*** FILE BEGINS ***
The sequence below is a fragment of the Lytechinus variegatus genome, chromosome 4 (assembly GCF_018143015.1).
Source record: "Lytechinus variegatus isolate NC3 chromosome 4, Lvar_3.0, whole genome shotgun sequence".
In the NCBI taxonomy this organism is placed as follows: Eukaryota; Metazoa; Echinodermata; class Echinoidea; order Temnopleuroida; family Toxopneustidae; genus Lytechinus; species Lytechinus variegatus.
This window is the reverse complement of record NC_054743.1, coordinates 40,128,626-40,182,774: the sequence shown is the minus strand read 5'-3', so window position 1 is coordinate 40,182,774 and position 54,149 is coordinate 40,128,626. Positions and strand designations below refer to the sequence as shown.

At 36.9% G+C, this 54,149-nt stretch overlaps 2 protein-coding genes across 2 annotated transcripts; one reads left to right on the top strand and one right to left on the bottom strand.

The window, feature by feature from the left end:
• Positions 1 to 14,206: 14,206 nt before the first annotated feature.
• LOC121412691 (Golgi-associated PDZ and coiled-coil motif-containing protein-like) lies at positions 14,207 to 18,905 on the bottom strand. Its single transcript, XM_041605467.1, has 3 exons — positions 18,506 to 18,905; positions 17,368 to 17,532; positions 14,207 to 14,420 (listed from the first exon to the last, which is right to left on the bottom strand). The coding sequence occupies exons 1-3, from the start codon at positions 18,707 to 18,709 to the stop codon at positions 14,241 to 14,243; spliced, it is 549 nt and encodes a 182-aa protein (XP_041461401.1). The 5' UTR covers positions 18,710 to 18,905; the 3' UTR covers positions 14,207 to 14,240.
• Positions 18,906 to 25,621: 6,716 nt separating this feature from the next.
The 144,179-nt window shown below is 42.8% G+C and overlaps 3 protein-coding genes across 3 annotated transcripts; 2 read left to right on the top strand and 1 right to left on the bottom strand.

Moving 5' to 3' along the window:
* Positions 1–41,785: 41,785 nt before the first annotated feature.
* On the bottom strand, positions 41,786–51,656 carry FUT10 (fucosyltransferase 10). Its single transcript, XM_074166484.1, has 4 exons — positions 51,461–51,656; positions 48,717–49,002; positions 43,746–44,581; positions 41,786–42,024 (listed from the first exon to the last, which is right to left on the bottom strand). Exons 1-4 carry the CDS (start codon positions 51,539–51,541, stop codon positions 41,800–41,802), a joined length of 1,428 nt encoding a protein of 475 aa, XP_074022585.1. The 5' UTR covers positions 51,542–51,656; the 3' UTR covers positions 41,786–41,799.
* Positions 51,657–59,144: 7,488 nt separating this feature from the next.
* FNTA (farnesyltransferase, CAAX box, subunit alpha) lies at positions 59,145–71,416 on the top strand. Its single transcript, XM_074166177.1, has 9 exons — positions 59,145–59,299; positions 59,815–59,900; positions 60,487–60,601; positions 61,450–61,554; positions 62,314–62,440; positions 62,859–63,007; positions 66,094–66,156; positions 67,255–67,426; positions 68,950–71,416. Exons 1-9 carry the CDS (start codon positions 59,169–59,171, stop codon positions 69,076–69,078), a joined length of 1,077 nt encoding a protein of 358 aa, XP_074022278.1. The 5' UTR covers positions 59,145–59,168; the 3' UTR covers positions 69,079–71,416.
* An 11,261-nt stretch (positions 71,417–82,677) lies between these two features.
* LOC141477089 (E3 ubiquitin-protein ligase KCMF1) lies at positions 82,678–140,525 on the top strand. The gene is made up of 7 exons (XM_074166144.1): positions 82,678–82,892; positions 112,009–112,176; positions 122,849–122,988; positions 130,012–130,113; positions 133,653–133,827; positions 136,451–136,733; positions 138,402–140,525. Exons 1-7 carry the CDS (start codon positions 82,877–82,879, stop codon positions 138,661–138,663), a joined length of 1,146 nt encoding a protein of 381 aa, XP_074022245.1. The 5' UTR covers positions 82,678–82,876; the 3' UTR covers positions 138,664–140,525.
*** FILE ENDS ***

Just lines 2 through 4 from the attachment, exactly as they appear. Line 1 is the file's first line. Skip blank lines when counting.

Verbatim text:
Source record: "Lytechinus variegatus isolate NC3 chromosome 4, Lvar_3.0, whole genome shotgun sequence".
In the NCBI taxonomy this organism is placed as follows: Eukaryota; Metazoa; Echinodermata; class Echinoidea; order Temnopleuroida; family Toxopneustidae; genus Lytechinus; species Lytechinus variegatus.
This window is the reverse complement of record NC_054743.1, coordinates 40,128,626-40,182,774: the sequence shown is the minus strand read 5'-3', so window position 1 is coordinate 40,182,774 and position 54,149 is coordinate 40,128,626. Positions and strand designations below refer to the sequence as shown.